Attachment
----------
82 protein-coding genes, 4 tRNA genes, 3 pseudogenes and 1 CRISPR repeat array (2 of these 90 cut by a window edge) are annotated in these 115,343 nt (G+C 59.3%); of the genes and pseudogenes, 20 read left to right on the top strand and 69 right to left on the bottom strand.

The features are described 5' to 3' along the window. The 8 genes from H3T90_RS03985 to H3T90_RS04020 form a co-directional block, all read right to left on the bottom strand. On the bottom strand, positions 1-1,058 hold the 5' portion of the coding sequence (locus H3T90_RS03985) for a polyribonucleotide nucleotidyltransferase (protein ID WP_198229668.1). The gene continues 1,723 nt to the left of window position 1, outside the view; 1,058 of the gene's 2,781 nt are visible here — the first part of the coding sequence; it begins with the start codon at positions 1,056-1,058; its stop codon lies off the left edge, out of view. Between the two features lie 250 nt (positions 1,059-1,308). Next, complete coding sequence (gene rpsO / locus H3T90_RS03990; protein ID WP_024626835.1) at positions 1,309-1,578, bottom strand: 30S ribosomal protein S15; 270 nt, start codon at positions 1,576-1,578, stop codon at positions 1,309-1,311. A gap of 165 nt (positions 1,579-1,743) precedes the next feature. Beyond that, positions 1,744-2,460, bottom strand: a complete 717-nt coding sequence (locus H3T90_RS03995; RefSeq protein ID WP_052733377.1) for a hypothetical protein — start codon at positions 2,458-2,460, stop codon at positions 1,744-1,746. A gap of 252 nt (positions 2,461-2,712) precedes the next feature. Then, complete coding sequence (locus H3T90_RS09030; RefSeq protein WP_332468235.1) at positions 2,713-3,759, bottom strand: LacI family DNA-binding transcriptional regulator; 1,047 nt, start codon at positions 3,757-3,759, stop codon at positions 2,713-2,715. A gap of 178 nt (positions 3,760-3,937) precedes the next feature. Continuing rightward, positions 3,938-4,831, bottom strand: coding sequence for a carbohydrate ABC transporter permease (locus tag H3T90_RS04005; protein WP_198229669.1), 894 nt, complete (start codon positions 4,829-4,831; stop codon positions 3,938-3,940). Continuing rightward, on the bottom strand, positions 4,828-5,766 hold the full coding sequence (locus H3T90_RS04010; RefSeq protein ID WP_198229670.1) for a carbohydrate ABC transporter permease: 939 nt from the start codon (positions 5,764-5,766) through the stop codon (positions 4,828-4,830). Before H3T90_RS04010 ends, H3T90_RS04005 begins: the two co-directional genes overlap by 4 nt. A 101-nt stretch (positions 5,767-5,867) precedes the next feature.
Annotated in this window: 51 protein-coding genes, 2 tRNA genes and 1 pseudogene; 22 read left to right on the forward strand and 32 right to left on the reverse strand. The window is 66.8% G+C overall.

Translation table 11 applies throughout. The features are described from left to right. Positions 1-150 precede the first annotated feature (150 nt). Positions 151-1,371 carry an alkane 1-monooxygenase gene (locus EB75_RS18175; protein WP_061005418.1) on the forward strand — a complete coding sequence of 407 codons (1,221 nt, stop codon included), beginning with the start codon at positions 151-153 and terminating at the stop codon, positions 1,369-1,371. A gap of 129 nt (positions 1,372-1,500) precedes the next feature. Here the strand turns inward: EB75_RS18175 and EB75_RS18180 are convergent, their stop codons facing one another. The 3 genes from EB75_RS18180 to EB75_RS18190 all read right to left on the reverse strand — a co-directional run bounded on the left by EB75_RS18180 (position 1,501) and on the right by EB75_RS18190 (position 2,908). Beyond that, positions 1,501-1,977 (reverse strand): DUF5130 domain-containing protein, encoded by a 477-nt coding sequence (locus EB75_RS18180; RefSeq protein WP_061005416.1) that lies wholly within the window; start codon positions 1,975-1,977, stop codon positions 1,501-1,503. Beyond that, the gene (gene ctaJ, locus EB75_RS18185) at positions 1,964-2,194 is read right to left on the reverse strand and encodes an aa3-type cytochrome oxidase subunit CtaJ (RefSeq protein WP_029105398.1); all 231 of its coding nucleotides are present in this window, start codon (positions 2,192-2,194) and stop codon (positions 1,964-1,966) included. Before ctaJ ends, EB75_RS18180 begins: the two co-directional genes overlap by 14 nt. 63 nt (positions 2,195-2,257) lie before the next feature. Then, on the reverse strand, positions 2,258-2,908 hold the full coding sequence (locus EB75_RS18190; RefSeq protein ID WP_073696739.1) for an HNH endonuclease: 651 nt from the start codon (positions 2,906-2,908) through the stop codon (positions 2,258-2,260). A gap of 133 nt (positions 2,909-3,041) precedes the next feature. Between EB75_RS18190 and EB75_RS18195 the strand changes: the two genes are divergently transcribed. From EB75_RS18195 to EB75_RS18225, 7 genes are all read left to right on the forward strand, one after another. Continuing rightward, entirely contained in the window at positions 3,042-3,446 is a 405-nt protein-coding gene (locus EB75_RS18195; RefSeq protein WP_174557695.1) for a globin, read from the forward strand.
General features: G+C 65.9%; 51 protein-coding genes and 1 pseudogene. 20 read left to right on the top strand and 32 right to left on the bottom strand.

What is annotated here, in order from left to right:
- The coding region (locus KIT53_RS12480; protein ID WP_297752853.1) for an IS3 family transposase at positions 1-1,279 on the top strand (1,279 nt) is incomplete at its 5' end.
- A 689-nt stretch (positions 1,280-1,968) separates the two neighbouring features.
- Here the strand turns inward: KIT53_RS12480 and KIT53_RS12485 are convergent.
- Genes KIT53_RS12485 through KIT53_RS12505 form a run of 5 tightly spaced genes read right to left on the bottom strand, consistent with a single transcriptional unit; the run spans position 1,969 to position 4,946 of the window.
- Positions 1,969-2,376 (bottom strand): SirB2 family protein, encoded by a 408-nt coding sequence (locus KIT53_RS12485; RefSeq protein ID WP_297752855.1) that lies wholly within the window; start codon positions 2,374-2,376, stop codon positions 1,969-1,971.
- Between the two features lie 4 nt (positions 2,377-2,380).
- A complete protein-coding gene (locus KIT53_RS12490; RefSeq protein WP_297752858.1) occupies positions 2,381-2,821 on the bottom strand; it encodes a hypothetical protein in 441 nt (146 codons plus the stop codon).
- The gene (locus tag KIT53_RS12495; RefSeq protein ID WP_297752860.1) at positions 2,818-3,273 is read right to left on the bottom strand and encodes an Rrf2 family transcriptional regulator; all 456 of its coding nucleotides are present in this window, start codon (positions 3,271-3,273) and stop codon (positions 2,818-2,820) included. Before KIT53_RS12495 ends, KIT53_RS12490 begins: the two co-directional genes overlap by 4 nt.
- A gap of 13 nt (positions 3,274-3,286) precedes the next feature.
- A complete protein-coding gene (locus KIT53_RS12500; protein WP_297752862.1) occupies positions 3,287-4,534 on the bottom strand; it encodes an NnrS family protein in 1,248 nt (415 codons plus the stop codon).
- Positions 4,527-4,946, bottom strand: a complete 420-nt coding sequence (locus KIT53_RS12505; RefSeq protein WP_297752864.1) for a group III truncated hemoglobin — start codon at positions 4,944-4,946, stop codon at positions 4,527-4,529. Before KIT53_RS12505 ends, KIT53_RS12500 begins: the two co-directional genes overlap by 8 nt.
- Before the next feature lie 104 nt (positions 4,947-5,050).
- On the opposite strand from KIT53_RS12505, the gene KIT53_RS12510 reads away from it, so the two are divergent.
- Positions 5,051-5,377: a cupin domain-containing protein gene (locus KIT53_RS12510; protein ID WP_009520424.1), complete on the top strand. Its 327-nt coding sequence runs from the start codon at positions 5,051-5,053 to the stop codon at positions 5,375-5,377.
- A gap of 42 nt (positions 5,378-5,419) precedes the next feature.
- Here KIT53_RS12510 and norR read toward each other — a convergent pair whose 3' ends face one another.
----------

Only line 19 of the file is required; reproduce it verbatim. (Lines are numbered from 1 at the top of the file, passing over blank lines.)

- On the opposite strand from KIT53_RS12505, the gene KIT53_RS12510 reads away from it, so the two are divergent.